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Senate Passes Welfare Overhaul; Clinton Hesitates to Approve Bill

By Barbara Vobejda and Helen Dewar
The Washington Post

The Senate Tuesday endorsed a dramatic overhaul of the nation's welfare system, adopting legislation that would end the federal commitment to provide assistance to any eligible poor American and limit benefits to five years.

The bill, approved on a bipartisan vote of 74 to 24, is slightly less restrictive than a welfare measure approved by the House last week. But the question of whether President Clinton will sign the bill remains open.

The president, on a campaign swing through California, said the bill had been improved in the Senate, but he urged Congress to make more changes. "I just don't want to do anything that hurts kids," he said. "I'm going to keep working with (the Congress) We'll see if we can end up with something that is acceptable."

Like the House bill, the Senate version turns control of welfare programs over to the states and replaces the current system of open-ended federal spending with annual lump-sum payments, or block grants, to the states. It would eliminate assistance to most legal immigrants who have not become citizens, require most adult welfare recipients to work and reduce projected spending on the programs by about $60 billion over the next six years.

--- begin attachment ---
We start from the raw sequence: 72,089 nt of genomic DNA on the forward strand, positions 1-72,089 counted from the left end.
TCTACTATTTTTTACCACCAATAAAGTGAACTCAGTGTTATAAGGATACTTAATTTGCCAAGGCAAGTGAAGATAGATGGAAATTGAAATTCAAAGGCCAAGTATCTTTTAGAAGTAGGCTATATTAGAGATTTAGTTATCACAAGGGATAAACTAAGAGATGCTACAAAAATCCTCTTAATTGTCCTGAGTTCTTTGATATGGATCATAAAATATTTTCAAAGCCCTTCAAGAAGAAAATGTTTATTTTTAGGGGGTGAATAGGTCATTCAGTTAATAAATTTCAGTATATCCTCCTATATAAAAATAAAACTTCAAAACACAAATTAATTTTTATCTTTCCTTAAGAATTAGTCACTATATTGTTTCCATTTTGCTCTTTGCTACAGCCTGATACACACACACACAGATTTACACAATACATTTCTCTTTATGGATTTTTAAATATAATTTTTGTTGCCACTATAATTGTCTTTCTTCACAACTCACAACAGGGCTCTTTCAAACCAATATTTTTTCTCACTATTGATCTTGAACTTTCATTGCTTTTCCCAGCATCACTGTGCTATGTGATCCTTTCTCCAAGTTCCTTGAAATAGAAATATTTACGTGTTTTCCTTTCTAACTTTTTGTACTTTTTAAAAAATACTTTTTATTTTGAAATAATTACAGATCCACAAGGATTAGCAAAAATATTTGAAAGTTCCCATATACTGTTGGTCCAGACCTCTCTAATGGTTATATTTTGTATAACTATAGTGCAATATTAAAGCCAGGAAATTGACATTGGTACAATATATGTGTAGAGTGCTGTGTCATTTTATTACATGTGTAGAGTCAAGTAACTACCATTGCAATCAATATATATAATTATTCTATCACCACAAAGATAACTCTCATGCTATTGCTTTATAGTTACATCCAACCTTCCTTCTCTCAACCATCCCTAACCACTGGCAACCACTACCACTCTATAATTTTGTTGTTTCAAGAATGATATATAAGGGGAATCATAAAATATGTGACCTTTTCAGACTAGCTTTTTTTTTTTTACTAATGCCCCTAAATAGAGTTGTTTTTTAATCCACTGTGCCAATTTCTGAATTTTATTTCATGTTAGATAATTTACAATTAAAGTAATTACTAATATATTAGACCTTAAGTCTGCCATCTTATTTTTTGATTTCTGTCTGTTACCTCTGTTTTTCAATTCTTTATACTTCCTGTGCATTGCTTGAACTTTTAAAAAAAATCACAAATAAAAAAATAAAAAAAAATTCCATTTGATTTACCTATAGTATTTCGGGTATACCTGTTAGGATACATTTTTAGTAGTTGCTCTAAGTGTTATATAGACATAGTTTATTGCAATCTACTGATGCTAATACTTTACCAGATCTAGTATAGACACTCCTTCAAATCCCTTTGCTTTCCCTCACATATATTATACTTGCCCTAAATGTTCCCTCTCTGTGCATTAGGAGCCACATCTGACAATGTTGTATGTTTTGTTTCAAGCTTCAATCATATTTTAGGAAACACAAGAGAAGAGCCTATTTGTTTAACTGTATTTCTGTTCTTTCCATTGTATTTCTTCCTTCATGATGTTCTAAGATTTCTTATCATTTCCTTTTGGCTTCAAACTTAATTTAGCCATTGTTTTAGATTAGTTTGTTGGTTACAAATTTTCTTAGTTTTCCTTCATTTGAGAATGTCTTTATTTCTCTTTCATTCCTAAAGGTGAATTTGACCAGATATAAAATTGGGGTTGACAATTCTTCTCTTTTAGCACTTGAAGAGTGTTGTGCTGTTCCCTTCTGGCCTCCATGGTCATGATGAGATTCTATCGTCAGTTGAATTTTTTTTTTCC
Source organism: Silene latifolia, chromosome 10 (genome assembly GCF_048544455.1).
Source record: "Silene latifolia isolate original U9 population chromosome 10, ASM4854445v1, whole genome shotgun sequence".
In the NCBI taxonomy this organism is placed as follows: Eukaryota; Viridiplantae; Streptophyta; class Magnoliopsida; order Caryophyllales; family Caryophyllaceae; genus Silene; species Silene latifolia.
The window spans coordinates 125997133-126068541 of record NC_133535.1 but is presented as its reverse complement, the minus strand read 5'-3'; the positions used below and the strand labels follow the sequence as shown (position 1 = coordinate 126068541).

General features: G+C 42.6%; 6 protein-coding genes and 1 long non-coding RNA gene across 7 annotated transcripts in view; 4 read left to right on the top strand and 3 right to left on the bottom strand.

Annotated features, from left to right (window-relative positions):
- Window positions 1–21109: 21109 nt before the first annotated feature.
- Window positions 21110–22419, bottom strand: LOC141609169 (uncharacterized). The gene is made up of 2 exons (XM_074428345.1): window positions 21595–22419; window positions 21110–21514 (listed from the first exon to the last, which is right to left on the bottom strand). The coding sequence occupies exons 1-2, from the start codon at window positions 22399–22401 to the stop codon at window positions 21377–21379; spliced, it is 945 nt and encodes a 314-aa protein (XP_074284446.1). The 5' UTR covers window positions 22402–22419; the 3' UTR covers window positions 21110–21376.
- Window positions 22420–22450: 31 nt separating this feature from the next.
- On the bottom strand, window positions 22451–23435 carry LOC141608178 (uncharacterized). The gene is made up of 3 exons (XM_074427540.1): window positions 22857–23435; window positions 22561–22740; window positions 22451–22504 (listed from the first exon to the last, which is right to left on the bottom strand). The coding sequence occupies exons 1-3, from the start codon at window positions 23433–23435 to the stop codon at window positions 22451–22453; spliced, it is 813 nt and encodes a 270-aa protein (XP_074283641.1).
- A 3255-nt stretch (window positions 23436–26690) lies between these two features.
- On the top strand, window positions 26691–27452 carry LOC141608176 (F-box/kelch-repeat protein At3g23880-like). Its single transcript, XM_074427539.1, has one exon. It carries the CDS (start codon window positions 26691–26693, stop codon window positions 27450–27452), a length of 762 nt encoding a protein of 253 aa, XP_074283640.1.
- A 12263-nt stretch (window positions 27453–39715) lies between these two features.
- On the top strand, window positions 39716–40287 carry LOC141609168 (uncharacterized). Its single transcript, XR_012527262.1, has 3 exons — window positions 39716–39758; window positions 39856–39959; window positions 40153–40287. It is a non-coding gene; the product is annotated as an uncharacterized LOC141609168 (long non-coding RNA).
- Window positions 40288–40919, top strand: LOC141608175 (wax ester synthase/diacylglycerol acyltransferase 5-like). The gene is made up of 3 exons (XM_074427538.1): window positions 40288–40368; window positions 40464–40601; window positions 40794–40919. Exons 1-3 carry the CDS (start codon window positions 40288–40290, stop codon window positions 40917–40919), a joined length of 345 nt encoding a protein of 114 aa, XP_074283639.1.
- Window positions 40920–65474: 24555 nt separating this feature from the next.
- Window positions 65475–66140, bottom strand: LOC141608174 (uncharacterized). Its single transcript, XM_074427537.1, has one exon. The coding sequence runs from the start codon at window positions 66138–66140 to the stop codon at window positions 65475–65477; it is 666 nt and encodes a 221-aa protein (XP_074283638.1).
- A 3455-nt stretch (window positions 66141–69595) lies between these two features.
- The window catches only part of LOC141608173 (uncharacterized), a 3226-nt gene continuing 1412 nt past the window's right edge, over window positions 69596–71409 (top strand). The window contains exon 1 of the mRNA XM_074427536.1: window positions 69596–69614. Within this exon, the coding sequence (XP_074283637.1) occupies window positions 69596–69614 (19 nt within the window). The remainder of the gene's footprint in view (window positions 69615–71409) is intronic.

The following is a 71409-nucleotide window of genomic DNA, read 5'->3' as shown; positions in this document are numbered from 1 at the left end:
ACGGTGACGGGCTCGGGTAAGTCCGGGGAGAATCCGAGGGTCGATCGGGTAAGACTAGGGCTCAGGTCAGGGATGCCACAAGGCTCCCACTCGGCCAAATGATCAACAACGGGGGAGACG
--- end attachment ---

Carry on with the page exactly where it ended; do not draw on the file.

The bill, said Majority Leader Trent Lott, R-Miss., "will end welfare as a life, a way of life. It is historic. If you really want welfare reform, this is it."

Lott said Congress would send the bill to Clinton before it leaves for its month-long summer recess at the end of next week. And he predicted the president would sign the legislation.

"If he doesn't sign this one, it will be the third one he's vetoed in eight months," Lott said. "You can't say you're for (welfare reform) and then say, "But not that one, not that one, not that one."

Although Clinton has said he wants to sign welfare legislation, the versions that now have emerged from the House and Senate contain provisions he has said are too harsh on legal immigrants and do not provide adequate protections for the children of welfare recipients.

Several Democrats said Tuesday that Senate changes aimed at softening the impact of the bill could make it easier for Clinton to sign it. But the president still faces a difficult political dilemma. If he signs the measure, he risks criticism from within the liberal base of the Democratic Party. If he vetoes it, Republicans are poised to accuse him of going back on his word and selling out to the Democratic left.